Another type of detergent is a group called the pyrrolidones. These are complex molecules that dissolve in both water and organic solvents.

Additives
Some laundry detergents contain "optical brighteners". These are fluorescent dyes that glow blue-white in ultraviolet light. The blue-white color makes yellowed fabrics appear white.

Laundry detergent may also contain polyethylene glycol, a polymer that prevents dirt from re-depositing on the clothes. This function used to be the job of phosphates. Another polymer used for this purpose is carboxy methyl cellulose. This is derived from natural cellulose, but is very soluble in water.

Yet another ingredient in laundry detergents is Diethyl Ester Dimethyl Ammonium Chloride (DEEDMAC). It is a fabric softener. It is a cationic surfactant that is rapidly biodegradable. It works by reducing the friction between fibers, and between fibers and the skin. Cationic surfactants are those where the hydrophilic part (in this case the ammonium chloride) is positively charged, and is attracted to substrates that are negatively charged, such as proteins and many synthetic fabrics. Hair conditioners use this trick also. You can think of a hair conditioner as fabric softener for your head.

A cationic surfactant will often have an ammonium group attached to a halogen, as in the ammonium chloride mentioned above. Anionic surfactants, such as soap, often have a sodium, potassium, or ammonium group, as in sodium stearate.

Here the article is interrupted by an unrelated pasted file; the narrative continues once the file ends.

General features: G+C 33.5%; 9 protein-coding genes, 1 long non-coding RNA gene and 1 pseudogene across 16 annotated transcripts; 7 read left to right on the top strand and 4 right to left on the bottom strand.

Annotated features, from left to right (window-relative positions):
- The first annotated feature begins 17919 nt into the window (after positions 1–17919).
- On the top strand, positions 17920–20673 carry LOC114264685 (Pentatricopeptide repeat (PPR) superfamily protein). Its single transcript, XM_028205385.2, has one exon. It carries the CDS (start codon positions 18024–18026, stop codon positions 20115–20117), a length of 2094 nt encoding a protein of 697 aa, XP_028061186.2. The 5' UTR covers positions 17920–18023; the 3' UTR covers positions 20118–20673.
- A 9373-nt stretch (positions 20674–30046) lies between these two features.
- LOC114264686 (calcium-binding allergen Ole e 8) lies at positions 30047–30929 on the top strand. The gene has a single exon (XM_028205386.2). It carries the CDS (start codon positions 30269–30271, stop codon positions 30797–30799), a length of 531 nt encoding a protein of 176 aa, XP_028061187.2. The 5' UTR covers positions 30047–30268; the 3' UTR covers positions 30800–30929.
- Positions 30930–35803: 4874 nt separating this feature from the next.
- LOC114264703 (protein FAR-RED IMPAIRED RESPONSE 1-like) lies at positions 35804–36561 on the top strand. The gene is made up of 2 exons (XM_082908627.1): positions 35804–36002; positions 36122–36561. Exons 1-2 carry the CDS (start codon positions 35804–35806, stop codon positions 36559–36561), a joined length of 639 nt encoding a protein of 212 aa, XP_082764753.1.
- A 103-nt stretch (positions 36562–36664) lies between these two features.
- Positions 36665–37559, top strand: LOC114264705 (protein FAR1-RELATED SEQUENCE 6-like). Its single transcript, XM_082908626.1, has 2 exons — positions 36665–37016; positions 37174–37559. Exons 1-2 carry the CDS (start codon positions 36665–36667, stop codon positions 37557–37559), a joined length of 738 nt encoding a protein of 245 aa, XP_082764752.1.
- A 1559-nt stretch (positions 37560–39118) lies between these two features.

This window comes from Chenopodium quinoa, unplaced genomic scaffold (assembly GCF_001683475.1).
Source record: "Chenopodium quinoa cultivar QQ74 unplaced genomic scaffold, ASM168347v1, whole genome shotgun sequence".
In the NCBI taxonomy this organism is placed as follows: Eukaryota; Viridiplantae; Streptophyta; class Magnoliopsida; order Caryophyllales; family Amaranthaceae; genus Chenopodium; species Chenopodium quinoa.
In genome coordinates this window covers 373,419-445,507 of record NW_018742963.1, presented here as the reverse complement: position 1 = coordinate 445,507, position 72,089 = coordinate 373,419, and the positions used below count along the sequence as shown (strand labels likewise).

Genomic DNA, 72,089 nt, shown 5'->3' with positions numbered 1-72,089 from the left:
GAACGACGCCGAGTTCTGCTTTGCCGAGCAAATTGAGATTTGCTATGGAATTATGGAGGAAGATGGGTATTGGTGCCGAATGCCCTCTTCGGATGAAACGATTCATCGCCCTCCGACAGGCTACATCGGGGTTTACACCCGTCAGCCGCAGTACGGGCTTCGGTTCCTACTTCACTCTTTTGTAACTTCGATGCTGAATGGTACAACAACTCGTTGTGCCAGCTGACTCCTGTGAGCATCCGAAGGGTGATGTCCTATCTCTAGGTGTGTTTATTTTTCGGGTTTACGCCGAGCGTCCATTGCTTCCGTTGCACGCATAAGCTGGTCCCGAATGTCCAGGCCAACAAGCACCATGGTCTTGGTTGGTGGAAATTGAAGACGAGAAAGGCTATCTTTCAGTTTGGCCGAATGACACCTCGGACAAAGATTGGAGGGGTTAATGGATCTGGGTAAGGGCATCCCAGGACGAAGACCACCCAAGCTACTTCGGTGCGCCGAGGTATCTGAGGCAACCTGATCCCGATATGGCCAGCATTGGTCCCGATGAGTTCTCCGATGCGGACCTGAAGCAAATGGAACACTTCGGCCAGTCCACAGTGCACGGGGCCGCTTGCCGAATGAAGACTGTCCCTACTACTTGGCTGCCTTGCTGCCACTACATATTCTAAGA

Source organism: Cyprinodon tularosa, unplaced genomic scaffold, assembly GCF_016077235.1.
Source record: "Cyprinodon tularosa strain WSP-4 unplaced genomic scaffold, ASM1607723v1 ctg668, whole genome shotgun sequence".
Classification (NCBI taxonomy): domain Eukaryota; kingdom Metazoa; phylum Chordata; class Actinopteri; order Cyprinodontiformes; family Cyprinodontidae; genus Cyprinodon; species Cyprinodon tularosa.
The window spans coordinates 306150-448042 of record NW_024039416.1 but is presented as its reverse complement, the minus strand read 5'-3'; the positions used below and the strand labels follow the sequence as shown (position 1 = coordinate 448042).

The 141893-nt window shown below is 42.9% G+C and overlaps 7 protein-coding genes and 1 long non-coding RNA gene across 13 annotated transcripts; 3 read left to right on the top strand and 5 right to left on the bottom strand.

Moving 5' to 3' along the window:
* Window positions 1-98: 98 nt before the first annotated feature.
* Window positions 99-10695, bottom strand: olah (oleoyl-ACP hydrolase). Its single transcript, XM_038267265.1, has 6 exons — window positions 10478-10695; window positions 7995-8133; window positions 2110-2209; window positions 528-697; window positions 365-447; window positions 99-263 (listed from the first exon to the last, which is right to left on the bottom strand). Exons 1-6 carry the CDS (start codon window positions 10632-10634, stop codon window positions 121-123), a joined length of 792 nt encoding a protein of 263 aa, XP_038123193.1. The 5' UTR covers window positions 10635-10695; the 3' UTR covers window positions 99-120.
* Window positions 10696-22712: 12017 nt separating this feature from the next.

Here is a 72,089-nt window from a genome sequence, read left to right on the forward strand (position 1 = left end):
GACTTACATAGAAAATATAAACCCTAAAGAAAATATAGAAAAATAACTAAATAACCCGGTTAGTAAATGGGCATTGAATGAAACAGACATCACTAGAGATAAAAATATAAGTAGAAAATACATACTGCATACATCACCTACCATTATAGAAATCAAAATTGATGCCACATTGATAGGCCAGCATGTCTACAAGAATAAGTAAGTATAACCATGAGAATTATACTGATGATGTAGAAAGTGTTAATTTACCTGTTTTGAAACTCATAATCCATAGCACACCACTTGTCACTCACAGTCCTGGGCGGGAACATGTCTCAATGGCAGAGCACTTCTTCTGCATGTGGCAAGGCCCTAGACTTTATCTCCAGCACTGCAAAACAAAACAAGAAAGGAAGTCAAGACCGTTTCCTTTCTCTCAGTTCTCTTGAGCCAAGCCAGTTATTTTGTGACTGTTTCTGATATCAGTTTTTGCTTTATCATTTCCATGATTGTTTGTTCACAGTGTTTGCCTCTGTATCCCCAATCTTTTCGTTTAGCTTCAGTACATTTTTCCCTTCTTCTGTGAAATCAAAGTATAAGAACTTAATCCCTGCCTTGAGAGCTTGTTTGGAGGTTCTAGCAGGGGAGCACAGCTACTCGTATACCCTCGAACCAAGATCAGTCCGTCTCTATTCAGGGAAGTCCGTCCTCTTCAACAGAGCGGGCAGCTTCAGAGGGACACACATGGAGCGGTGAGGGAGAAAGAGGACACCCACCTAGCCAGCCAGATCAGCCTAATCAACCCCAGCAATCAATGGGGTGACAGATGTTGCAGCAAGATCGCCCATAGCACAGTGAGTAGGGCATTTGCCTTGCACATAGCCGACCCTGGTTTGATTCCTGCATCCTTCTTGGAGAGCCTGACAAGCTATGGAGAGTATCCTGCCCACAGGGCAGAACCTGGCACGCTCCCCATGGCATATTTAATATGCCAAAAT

Non-ionic surfactants like polyethylene glycol esters (PEG) are used as mild cleansers, or to add viscosity to a mixture like shampoo.

Amphoteric surfactants are those that are an acid and a base at the same time (like water is). Cocamidopropyl betaine is an example, used in shampoos to stabilize foam and thicken the mixture.

Some examples of detergents and surfactants are:

Classes of detergents:

  • Alkyl benzene sulfonates (ABS). Branched-chain, anionic surfactants. Slow to biodegrade. Seldom used.
  • Linear Alkyl benzene sulfonates (LAS). Straight-chain, anionic surfactants. Somewhat slow to biodegrade. Most common surfactants in use.
  • Alkyl phenoxy polyethoxy ethanols (alcohol ethoxylates). Also called nonyl phenoxy ethoxylate, or nonyl phenol. Slow to biodegrade. Nonionic surfactant. Used in dry detergents.
  • Diethanolamine and Triethanolamine. Commonly used to neutralize acids in shampoos, to reduce irritation (pH balanced shampoos). Slow to biodegrade.
  • Alkyl ammonium chloride (Quaternium 15). Acts as a surfactant, disinfectant, and deodorant.
  • Alkyl glucosides Quick to biodegrade. Made from oils and sugar.

Detergent additives

  • Mono Ethanol Amine (MEA). A solvent used to dissolve other laundry detergent ingredients. It also lowers the freezing point of liquid laundry products to allow them to be transported in cold weather.
  • Sodium carbonate peroxide. Used as a bleach. It breaks down into sodium carbonate and hydrogen peroxide, which does the actual bleaching.
  • Sodium sulfate. Used to dilute powdered detergents.

By Simon Quellen Field